Tagged: pantone color match
July 12, 2021 at 4:40 pm #281132
Hi fellow Hagglethonians!
Ok, so I didn’t even discover HH existed until just before the STL Kickstarter launched, and I am very excited and looking forward to printing and painting the buildings. But, that’s a bit of an issue as I discovered, since most house paint manufacturers do not use Pantone color codes. Why Pantone? Again, researching the issue, I found a list of Pantone codes for the various parts of the buildings in a Kickstarter update for the first campaign for the physical buildings a couple of years ago.
After a lot of research, I discovered a multi-step process that yielded success in identifying specific paint colors from specific brands here in the U.S. Here’s what I did:
Started with the list of Pantone colors; for each one, I looked up the Hex code value on the Pantone website. This turned out to be a bit of a problem, since there are alternate versions of the same number on Pantone’s website, based on whether the sample is on coated (C) or uncoated (U) paper (they sell physical books which are exorbitantly expensive for my needs). I started looking up all the values for the uncoated paper versions, but later found that the paint manufacturer no longer carried some of those, so I had to go back and find the names for the coated versions.
I went to a website called “Encycolorpedia.com” and punched in the hex value for each Pantone value I found, whether U or C. Then, I scrolled down the list until I found the paint brand I was looking for, and wrote down the name and code for the color that most closely matched the hex value (usually the one on the left; sometimes the closest one on the right if neither the C or U version for that Pantone hex code was available on the manufacturer’s website).
I built a spreadsheet and built a master table with columns for: terrain region, Pantone ID, Hex Code, Paint Brand & Color Name, Paint code, and Color Swatch # (For example, Valspar has separate paint code numbers and paint swatch numbers: another step! But Behr did not).
I chose to look up the color names for Behr at Home Depot and Valspar at Lowe’s, the two biggest national big box hardware chains in the U.S. in my area.
I will share my results for the Behr (Home Depot) brand, and I do NOT claim these are exactly the same as the factory paint job, but they are literally as close as I could get, and I really tried. If you go to HD and get these paint swatches and all 12 8-ounce color samples, you’ll pay about $50 for all of it, and that’s about 4 square meters of paint per pot, enough for at least a full set of HH, probably. Don’t forget the wood stain! Johnny said he uses Resene Walnut, but that’s not available in the US. I recommend a water-based similar wood stain; the paints shown below do NOT look like the factory paint job until AFTER the wood stain is applied and dabbed off. Watch the “Painting your Hagglethorn Hollow” video to understand Johnny’s process before attempting this: https://youtu.be/vSKGt4tSVYc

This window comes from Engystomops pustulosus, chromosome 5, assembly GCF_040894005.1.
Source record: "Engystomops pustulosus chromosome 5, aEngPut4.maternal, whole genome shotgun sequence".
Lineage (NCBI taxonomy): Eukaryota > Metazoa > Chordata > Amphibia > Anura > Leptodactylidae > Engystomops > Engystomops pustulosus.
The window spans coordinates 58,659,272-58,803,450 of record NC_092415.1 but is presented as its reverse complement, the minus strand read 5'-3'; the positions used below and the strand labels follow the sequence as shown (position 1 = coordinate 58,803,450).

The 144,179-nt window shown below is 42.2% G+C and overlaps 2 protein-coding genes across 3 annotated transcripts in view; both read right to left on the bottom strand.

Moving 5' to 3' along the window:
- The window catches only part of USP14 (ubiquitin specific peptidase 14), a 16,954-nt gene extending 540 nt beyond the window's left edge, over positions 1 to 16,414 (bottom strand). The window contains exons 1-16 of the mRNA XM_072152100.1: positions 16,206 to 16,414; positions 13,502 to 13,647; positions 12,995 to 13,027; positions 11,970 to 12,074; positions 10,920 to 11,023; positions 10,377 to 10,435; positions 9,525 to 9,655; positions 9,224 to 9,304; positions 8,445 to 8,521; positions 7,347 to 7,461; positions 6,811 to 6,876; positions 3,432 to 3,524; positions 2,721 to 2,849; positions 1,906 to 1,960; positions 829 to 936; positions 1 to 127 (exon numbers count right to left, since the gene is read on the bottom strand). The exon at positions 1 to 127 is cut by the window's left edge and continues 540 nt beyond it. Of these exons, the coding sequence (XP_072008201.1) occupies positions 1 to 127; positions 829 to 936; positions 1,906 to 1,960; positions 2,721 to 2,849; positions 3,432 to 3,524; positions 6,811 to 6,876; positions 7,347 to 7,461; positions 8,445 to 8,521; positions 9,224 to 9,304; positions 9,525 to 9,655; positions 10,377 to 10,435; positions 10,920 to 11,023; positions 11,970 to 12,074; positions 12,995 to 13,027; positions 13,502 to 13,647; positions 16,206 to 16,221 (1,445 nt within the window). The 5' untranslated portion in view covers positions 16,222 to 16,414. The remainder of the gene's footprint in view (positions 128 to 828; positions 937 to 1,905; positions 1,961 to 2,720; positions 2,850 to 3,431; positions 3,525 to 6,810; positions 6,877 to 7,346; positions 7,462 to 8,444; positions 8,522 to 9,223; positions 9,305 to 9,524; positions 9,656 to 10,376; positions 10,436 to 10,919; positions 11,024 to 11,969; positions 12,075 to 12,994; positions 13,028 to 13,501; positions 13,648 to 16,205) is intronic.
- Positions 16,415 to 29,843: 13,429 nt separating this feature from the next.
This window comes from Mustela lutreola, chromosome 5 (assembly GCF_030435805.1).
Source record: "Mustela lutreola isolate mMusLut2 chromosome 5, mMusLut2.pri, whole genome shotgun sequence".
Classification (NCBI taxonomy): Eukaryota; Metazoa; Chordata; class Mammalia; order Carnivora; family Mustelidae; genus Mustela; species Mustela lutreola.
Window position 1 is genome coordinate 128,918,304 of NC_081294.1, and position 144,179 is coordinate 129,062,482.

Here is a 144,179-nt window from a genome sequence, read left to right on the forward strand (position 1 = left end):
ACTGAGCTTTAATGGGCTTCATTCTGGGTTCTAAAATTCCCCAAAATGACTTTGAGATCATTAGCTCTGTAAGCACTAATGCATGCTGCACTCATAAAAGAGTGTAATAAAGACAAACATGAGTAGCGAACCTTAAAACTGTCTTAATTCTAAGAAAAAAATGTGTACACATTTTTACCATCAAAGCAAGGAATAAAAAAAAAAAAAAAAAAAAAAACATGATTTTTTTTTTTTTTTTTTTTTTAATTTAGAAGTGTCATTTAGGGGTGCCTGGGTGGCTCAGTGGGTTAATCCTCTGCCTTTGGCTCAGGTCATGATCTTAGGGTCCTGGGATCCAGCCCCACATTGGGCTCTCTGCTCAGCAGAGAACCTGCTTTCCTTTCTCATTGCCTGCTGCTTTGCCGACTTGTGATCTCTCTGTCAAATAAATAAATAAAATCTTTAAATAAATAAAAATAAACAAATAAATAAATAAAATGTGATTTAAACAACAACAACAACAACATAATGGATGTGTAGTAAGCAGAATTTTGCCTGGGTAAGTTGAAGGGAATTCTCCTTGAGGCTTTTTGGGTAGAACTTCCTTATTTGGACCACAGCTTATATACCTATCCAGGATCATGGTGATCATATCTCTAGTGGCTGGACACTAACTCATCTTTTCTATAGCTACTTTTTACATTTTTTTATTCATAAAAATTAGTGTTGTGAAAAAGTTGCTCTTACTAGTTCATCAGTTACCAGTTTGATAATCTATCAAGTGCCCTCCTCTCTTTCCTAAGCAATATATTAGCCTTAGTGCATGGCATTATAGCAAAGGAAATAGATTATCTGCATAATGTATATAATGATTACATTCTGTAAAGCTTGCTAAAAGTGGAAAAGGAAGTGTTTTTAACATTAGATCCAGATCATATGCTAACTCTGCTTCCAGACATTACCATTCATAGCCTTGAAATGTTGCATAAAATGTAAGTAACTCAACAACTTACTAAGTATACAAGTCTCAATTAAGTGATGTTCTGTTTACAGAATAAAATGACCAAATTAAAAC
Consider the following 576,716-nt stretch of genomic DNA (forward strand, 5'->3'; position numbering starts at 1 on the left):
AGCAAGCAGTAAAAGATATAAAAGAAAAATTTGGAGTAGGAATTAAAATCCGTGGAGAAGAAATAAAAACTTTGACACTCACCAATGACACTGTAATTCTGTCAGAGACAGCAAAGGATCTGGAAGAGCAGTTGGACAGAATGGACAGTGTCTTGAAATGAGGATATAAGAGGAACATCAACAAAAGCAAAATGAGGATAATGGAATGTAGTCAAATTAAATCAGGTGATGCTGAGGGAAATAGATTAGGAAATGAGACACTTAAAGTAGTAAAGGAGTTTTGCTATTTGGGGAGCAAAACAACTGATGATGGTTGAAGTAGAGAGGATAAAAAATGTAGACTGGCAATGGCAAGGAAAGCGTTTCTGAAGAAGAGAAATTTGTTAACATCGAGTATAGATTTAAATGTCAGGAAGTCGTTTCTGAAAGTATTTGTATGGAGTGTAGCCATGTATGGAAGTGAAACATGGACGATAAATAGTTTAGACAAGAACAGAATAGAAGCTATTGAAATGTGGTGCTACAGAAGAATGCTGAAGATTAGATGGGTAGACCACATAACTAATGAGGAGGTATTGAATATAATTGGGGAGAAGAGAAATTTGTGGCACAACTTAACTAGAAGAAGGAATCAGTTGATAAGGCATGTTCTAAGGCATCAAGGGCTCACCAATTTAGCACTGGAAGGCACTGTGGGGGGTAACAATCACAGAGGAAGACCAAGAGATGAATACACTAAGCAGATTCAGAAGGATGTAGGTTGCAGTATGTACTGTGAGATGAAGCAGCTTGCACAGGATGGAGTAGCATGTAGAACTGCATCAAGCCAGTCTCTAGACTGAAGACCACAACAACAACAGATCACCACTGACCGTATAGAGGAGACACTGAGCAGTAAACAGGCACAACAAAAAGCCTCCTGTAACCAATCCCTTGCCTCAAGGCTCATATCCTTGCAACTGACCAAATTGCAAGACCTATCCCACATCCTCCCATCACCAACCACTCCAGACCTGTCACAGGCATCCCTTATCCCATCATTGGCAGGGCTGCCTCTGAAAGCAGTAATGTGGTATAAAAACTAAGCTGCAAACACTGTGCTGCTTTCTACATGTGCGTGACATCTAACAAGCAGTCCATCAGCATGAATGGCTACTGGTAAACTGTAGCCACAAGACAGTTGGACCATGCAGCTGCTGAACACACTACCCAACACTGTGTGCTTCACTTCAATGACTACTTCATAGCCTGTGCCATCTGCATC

Behr (Home Depot)
Tile Roofs – Base: Holly Berry, ECC-10-3
Tile Roofs – Highlights: Glowing Firelight, S-G-200
Rope on Thatch – That’s My Lime, T17-16
Windows & Doors – Honey Tea, MQ2-18* This was as close as I could get; you might want to try another brand to get closer
Wood Walls & Frames – Moroccan Spice, S250-7* This one looked a lot darker than the color in the video; I would test this with the stain and if it turns out too dark, maybe mix the base color with white, to lighten it, so it doesn’t get too dark after staining.
Labyrinth wall / Building vertical stone bricks – tan color: Crepe, PPU7-19
Labyrinth wall / Building vertical stone bricks – lighter cream color: Moon Dance, 380-C
Cobble floors & walkways – darker gray: Pencil Sketch, N500-4
Cobble floors & walkways – Johnny’s “weird color”: Luscious Lime, P330-7
Spackling, plaster masonry on vertical walls: MIX WITH 50% WHITE: Primitive Green MQ4-40* (it doesn’t look green at all)
Weathered rock on bases – Terrace Taupe, PPF-33
Again, this is just one set of paint swatches from one manufacturer that is surely NOT the same brand as the factory paint job, but the closest approximation if you only want to go to one store. If you follow the method I described, you can find paints in just about any brand in any country, using the Encycolorpedia.com website and the Hex code values for the Pantone color numbers Johnny gave us.
July 13, 2021 at 3:01 am #281165jjacobs228Participant
Thanks for getting into the weeds on this! Once I get a few printed this will surely come in handy!
July 14, 2021 at 9:09 am #281277
UPDATE: I noticed I left off the Pantone color numbers for the Thatch; here is the original list in the post:
Tile Roofs – 7628, 7580
Thatch Roofs – 458, 460
Rope (Rigging on Thatch Roof) – 615
Windows and Doors – 467
Wood (Walls and Framing) – 464
Brick Walls – 7501, 7499
Cobble Floors and Walkways – 7539, 457
Spackling (wall plaster – stippling) – 7500 (mix 50% White)
Rock – 7536
Stone (Stretch Goal Statues) 7539, 428
UPDATE 2: I had a hard time when I went to find the color swatches at Home Depot; many of them were no longer available. I found a paint store with a Pantone color book, and went to their paint chip section to find equivalents, and it was nearly impossible. I took pictures of the Pantone chips that go with the numbers given by Tabletop Troubadour, and tried to locate color swatches with a different paint and store brand using the same process.